WildChina On-Air: In Conversation With Dr. Neil Schmid

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Here at WildChina, we’re not just a travel company. We go beyond just showing people a destination by fostering a deeper understanding and perception of a place and the people we find there. In the time of COVID-19, we’re doing that through an online series, WildChina On-Air. These talks and discussions are a forum for us to share with you a different side of China.

We’re going to take you beyond the headlines to discover the food, culture, history, language, and reality of life in China. We’re going to encourage you to ask questions, to read something new, and to hear a different perspective on what may seem like a well-known topic.

So far, we’ve talked to Patrick CranleyAmy Chua, and Fuchsia Dunlop. Coming up next, we’ll be In Conversation With Dr. Neil Schmid, Scholar-in-Residence at Dunhuang Academy in Gansu and a well-known expert of medieval Buddhism’s visual culture.

WildChina On-Air: In Conversation With Dr. Neil Schmid

When: June 11th, 2020. 6pm PDT | 9pm EST | 9am China Time (June 12th)

RSVP: here

All About Dr. Schmid

Neil Schmid is the Scholar-in-Residence at the Dunhuang Academy and he is one of the world’s leading authorities on medieval Buddhism’s visual culture. He studied Chinese and East Asian Studies at Georgetown University, Waseda University in Tokyo, L’Ecole Pratique des Hautes Etudes in Paris, and finally earned a Ph.D. from the University of Pennsylvania in East Asian Languages and Civilizations. He specializes in the Silk Road and Buddhist Studies with an emphasis on the archaeological sites of Dunhuang.

Dr. Neil Schmid

Neil currently lives and works in Dunhuang, taking WildChina clients on behind-the-scenes tours of the Mogao Caves when he gets the chance – guiding them back through history to discover the origins of Buddhist art and what the ancient carvings and paintings mean.

Dunhuang & Buddhism

For monks, merchants, and artists traveling along the legendary Silk Road, the sight of the small and unimposing city of Dunhuang in northern Gansu hailed a significant crossroads. For those traveling from the East, Dunhuang was their last rest-stop before venturing into the vast and inhospitable Taklaman desert. For those who had already made the treacherous journey, the city marked a return (for the time being) to safer paths. The traditions, temples, and Buddhist art that these travelers left behind make Dunhuang one of China’s most culturally rich travel destinations.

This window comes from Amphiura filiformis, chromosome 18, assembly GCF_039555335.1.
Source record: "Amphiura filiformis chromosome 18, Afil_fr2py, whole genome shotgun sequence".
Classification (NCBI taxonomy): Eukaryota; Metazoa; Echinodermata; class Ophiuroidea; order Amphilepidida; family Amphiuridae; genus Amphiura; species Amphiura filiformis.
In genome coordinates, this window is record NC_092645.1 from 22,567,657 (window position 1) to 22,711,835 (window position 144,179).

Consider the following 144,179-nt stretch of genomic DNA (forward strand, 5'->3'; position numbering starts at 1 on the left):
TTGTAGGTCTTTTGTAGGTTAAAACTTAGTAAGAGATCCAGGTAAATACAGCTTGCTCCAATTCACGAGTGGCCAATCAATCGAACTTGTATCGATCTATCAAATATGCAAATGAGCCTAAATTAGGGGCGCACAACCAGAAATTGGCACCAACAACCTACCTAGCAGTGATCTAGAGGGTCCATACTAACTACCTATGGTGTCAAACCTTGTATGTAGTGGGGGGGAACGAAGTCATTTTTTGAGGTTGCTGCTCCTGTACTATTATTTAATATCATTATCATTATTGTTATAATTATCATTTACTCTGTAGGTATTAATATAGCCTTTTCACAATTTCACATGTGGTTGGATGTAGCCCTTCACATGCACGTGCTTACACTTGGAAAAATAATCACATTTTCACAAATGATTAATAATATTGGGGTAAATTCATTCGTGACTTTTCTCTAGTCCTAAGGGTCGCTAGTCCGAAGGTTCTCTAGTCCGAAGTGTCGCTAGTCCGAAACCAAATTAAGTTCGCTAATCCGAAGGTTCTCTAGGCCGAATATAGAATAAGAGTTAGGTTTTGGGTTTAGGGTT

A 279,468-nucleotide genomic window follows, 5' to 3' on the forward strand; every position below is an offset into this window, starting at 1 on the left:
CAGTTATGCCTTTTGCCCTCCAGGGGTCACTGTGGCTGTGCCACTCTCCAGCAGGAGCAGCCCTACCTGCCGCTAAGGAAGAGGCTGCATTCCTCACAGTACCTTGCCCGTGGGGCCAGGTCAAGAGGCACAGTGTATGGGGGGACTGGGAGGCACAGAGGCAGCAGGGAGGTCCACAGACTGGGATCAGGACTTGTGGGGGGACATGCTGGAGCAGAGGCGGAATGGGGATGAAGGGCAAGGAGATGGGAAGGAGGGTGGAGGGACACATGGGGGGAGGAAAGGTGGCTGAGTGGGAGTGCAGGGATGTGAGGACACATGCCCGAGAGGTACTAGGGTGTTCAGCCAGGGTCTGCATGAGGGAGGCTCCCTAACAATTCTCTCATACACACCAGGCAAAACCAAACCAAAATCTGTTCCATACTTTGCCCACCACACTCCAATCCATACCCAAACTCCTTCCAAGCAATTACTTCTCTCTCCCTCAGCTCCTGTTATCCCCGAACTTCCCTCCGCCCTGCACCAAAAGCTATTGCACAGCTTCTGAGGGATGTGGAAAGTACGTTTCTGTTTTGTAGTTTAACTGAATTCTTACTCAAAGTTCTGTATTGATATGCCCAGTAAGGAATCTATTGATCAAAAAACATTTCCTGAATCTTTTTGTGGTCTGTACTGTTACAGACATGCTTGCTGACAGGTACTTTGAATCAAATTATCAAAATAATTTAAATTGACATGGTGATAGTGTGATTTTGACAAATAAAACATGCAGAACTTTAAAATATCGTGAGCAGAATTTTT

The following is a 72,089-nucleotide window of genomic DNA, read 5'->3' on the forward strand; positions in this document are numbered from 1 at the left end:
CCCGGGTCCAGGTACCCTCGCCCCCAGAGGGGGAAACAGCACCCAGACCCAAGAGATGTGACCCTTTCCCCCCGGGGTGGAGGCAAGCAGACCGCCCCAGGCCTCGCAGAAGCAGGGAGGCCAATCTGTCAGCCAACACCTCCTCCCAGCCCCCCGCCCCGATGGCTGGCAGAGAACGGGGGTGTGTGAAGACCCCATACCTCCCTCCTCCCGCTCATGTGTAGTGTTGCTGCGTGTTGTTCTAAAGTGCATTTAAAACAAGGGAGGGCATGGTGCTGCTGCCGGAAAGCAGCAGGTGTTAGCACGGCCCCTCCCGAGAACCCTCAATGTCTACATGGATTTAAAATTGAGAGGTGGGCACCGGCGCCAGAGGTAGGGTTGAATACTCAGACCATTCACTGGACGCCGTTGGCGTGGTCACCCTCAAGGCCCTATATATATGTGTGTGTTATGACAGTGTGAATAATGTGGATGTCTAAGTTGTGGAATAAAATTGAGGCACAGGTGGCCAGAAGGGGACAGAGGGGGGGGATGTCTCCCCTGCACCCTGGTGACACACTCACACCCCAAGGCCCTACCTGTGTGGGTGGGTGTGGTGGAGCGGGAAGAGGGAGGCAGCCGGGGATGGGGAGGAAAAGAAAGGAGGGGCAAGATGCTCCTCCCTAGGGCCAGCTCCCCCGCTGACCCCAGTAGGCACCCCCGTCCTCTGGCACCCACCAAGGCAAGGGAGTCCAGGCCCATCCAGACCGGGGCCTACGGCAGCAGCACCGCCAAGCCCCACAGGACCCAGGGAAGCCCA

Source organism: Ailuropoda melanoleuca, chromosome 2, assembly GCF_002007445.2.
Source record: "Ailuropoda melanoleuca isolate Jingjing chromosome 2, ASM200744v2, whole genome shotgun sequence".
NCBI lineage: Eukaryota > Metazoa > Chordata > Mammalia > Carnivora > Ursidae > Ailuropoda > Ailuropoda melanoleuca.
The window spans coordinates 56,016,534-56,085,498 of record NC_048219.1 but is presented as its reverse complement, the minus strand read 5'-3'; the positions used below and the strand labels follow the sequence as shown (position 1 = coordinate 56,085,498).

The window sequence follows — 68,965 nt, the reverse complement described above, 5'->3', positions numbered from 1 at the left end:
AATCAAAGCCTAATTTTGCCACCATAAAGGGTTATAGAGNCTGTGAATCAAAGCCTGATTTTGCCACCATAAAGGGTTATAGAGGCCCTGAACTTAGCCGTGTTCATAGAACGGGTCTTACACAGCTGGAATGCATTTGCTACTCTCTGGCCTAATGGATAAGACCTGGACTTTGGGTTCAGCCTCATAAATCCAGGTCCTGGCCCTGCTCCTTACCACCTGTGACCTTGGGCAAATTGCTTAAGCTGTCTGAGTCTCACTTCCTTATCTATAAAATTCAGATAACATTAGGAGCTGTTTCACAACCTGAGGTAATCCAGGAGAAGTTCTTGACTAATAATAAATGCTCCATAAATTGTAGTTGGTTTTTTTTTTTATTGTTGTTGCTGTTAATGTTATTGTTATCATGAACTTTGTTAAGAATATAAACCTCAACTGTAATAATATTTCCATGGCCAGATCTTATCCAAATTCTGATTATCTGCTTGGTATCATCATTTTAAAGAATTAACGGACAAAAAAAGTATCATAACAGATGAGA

Buddhist artwork in the Mogao Caves in Dunhuang

Artwork inside the Caves. Read more here

Buddhism came to China through many routes. It brought not just a philosophy, but a cultural milieu of art, sculpture, festivals, and literature. Nowhere is the influence of these different strands of Buddhism on Chinese art more visible than in the Mogao Caves on the edge of the Taklamakan Desert, just outside the city of Dunhuang. Devout Buddhists began building the intricate complex of caves in the fourth century, with construction peaking during the Tang Dynasty in the seventh century before petering out 700 years later in the turmoil of the Yuan Dynasty. The desert provided the perfect retreat for believers to focus and practice their faith.

Mogao Caves in Dunhuang

The Mogao Caves. Read more here

Today, the 735 caves that remain at Mogao present the largest collection of Buddhist fresco art and provide insight into the lives of the monks who lived there. The tens of thousands of paintings and carvings that fill these caves document hundreds of years of life along the Silk Road. You can trace the development of artistic style over the course of time as you move through the caves, and follow the changing forms of Buddhism practiced in the region. The Mogao Grottoes are home to some of the best-preserved cave murals in China along with endless intricately detailed frescoes, sculptures, and terracotta statues that date back as early as 400AD.

In Conversation With The Doctor

Next week, join us as we sit down with Dr. Neil Schmid to hear his insights into the Mogao Caves, the surrounding areas of Dunhuang, and how Buddhist art and culture has changed throughout China’s history.

When: Thursday, June 11th 6pm PDT | 9pm EST | 9am China time, June 12th

RSVP: wildchinaonairjune11.splashthat.com

WildChina On-Air: In Conversation With Dr. Neil Schmid

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